Franck point out that “freedom of religion is more claimthan other parts of the human rights principle. France did not extend thefranchise to women until the end of World War II. Harvard Law School beganadmitting women only in the 1950s. Thefirst American female candidate for a medical degree was Elizabeth Blackwell,who graduated from a rural medical college in Geneva, New York, in 1849 but hadto complete her training in Paris. Slavery, sanctioned by the Old Testament(Exodus 21: 2, 26, 27, 32), was abolished in the United States only in 1865,and the Supreme Court ruled in 1897 that sailors could be compelled, on pain ofcriminal penalties, to perform indentured labor because, as a class, they were“deficient in that full and intelligent responsibility for their acts which isaccredited to ordinary adults” and should thus be recommitted to ship-owners astheir assumed “parents and guardians.”[10]

    “The revolution to personal autonomy in religion, speech,and employment as well as equal legal rights for the races and sexes…were caused not by some inherent culturalfactor but by changes occurring, at different rates, everywhere: universaleducation, industrialization, urbanization, the rise of a middle class,advances in transportation and communications, and the spread of newinformation technology ”Franck concluded.
    “These changes were driven by scientificdevelopments capable of affecting equally any society. It is these trends, andnot some historical or social determinant, that-almost as a by
    product-generated the move to global human rights”.[11] He further point out “ Modern human rights-based claims to individual autonomyarise primarily not out of opposition to community, but from the desires ofmodern persons to use intellectual and technological innovations to supplementtheir continued traditional ties with genetically and geographically basedcommunities”.[12] “Theglobalization of human rights and personal freedoms is rarely an affront to anylegitimate interest in cultural self- preservation. Nor do human rightsrepresent Western cultural imperialism; instead, they are the consequence ofmodernizing forces that are not culturally specific”.[13]

    Thirdly, there is no such thing as one Asian perspective, sinceneither Asian culture nor Asian realities are homogenous throughout thecontinent. Professor Yash Ghar make it very clear that: in religions, political ideologies, economic and political systems, andeconomic systems are all quite diverse amount Asian States.[14] He point out that what conveys an apparent picture of a uniform Asian viewpointon human rights is that it is the perspective of a particular ruling Elites,which gets international attention. The political systems they represent arenot open or democratic, and their publicly expressed views on human rights arean discharge of these systems, of the need to justify authoritarianism and despotism.[15] Ghar focuses on the politics surrounding the conflict between universal rightsand cultural diversity, concludes that claims made in the name of culturaldiversity are often more melodramatic than real, and proposes a realisticapproach relying on universal human rights as useful tools againstauthoritarianism and tyranny,[16]becausehe regards much of the conflict between universal rights and cultural diversityas being, above all, rhetoric, and as a tool used in the pursuit of particularobjectives.[17]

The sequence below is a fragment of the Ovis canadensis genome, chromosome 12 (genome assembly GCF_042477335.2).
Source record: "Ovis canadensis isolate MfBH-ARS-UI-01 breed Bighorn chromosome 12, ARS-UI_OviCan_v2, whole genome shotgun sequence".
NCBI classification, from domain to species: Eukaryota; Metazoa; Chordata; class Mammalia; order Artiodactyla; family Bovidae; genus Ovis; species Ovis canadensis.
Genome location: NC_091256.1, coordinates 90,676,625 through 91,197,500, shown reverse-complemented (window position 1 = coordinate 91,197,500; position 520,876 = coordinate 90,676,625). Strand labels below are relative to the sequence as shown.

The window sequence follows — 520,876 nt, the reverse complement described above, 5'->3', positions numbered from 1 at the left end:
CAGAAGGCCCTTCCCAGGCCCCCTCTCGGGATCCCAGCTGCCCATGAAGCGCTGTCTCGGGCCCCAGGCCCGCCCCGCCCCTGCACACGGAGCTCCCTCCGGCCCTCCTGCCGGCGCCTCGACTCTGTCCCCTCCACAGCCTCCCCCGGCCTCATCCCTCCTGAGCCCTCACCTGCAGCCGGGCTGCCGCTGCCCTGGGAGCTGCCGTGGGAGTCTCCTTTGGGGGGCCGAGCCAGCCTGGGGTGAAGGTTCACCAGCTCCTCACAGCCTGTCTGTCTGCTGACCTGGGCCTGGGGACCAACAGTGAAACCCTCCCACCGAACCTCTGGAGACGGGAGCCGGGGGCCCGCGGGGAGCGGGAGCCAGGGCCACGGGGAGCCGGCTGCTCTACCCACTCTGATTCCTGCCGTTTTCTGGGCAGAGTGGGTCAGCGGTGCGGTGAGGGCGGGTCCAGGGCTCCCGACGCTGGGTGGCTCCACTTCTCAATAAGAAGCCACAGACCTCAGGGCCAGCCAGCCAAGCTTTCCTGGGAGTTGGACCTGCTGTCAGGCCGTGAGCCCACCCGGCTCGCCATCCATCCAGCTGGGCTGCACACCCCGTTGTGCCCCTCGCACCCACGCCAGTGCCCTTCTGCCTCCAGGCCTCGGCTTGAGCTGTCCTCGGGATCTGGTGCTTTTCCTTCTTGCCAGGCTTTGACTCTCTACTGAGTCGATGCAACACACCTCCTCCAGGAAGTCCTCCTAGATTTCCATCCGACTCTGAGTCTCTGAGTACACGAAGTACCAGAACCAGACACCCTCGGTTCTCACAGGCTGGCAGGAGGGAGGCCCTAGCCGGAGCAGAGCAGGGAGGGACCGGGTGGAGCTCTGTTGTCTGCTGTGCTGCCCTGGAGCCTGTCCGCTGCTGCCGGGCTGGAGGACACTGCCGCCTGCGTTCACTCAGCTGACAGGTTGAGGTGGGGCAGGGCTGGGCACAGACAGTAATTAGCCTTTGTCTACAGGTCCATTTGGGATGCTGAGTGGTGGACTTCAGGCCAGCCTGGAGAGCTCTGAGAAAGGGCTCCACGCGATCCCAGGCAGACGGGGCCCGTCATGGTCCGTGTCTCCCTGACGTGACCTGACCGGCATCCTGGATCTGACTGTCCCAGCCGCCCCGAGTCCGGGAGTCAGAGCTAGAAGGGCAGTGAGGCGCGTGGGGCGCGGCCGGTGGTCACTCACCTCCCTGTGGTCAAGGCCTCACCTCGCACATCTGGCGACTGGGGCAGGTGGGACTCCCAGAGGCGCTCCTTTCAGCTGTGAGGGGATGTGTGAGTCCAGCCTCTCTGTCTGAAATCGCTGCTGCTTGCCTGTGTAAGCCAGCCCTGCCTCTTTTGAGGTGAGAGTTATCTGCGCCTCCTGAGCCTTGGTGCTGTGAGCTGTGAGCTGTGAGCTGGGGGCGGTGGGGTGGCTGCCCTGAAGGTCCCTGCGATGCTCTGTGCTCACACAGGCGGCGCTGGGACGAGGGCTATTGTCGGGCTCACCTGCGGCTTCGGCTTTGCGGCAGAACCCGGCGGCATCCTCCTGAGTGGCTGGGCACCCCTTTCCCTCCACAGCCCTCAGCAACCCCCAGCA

Democracy not merely select by ballot has to be renovated.The values of democracy provide the link to human rights. The strengthening ofhuman rights would then mean fortification democracy. But democracy, tolegalize and legitimise human rights, has to respond to the cultural and moralimpulses of the society. Western form of democracy has not been suitable forAsia. This may seem a route back to relativism. But it is the relativism offorms, not substance, and may be necessary for some sort of regime of universalvalues underpinning the dignity of women and men.[18]

    J S DAVIDSON said that cultural relativity advanced by the leaders of Asiastates are wrongly conceived; they are not claims about real culture butstatements about the construction of an elitist doctrine designed to serve thegovernment’s view about the politically acceptable relationship between theindividual and the state. Indeed, one of the contradictions of the Asiancultural relativity debate is that those rights which support and coherentculture, meticulously the right to freedom of expression, in which these governmentsactively and severely curtail.[19]